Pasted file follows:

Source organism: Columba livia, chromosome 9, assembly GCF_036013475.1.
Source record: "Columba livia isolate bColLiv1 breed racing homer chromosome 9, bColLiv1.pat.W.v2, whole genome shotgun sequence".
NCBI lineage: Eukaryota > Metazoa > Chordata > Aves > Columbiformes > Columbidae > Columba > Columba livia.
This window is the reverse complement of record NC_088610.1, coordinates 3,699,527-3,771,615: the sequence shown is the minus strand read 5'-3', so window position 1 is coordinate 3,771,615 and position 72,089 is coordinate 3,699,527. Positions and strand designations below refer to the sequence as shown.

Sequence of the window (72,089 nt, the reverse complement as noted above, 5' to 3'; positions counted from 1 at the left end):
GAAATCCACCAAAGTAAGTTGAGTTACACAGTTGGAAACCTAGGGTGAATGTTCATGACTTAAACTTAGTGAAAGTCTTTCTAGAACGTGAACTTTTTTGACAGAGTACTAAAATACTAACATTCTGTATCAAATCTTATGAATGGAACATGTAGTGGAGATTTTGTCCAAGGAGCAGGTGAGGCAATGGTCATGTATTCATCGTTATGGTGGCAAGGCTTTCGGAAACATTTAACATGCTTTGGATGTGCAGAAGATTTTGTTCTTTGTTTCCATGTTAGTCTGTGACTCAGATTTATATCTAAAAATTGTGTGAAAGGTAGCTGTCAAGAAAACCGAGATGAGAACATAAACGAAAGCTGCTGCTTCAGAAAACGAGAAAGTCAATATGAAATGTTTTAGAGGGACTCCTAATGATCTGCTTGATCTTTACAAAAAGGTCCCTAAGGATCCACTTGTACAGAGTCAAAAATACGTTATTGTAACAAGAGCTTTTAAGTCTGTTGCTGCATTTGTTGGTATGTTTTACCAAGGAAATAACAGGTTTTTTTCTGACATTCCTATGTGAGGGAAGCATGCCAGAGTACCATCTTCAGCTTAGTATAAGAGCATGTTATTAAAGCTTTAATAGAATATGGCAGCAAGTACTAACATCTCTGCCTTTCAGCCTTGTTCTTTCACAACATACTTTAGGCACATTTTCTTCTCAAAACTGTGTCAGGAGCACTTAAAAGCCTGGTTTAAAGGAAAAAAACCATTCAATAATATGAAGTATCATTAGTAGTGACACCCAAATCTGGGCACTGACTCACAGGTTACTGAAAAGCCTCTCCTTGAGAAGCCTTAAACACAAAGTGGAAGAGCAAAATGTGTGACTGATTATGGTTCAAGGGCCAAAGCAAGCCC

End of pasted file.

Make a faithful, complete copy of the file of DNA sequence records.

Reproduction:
Source organism: Columba livia, chromosome 9, assembly GCF_036013475.1.
Source record: "Columba livia isolate bColLiv1 breed racing homer chromosome 9, bColLiv1.pat.W.v2, whole genome shotgun sequence".
NCBI lineage: Eukaryota > Metazoa > Chordata > Aves > Columbiformes > Columbidae > Columba > Columba livia.
This window is the reverse complement of record NC_088610.1, coordinates 3,699,527-3,771,615: the sequence shown is the minus strand read 5'-3', so window position 1 is coordinate 3,771,615 and position 72,089 is coordinate 3,699,527. Positions and strand designations below refer to the sequence as shown.

Sequence of the window (72,089 nt, the reverse complement as noted above, 5' to 3'; positions counted from 1 at the left end):
GAAATCCACCAAAGTAAGTTGAGTTACACAGTTGGAAACCTAGGGTGAATGTTCATGACTTAAACTTAGTGAAAGTCTTTCTAGAACGTGAACTTTTTTGACAGAGTACTAAAATACTAACATTCTGTATCAAATCTTATGAATGGAACATGTAGTGGAGATTTTGTCCAAGGAGCAGGTGAGGCAATGGTCATGTATTCATCGTTATGGTGGCAAGGCTTTCGGAAACATTTAACATGCTTTGGATGTGCAGAAGATTTTGTTCTTTGTTTCCATGTTAGTCTGTGACTCAGATTTATATCTAAAAATTGTGTGAAAGGTAGCTGTCAAGAAAACCGAGATGAGAACATAAACGAAAGCTGCTGCTTCAGAAAACGAGAAAGTCAATATGAAATGTTTTAGAGGGACTCCTAATGATCTGCTTGATCTTTACAAAAAGGTCCCTAAGGATCCACTTGTACAGAGTCAAAAATACGTTATTGTAACAAGAGCTTTTAAGTCTGTTGCTGCATTTGTTGGTATGTTTTACCAAGGAAATAACAGGTTTTTTTCTGACATTCCTATGTGAGGGAAGCATGCCAGAGTACCATCTTCAGCTTAGTATAAGAGCATGTTATTAAAGCTTTAATAGAATATGGCAGCAAGTACTAACATCTCTGCCTTTCAGCCTTGTTCTTTCACAACATACTTTAGGCACATTTTCTTCTCAAAACTGTGTCAGGAGCACTTAAAAGCCTGGTTTAAAGGAAAAAAACCATTCAATAATATGAAGTATCATTAGTAGTGACACCCAAATCTGGGCACTGACTCACAGGTTACTGAAAAGCCTCTCCTTGAGAAGCCTTAAACACAAAGTGGAAGAGCAAAATGTGTGACTGATTATGGTTCAAGGGCCAAAGCAAGCCC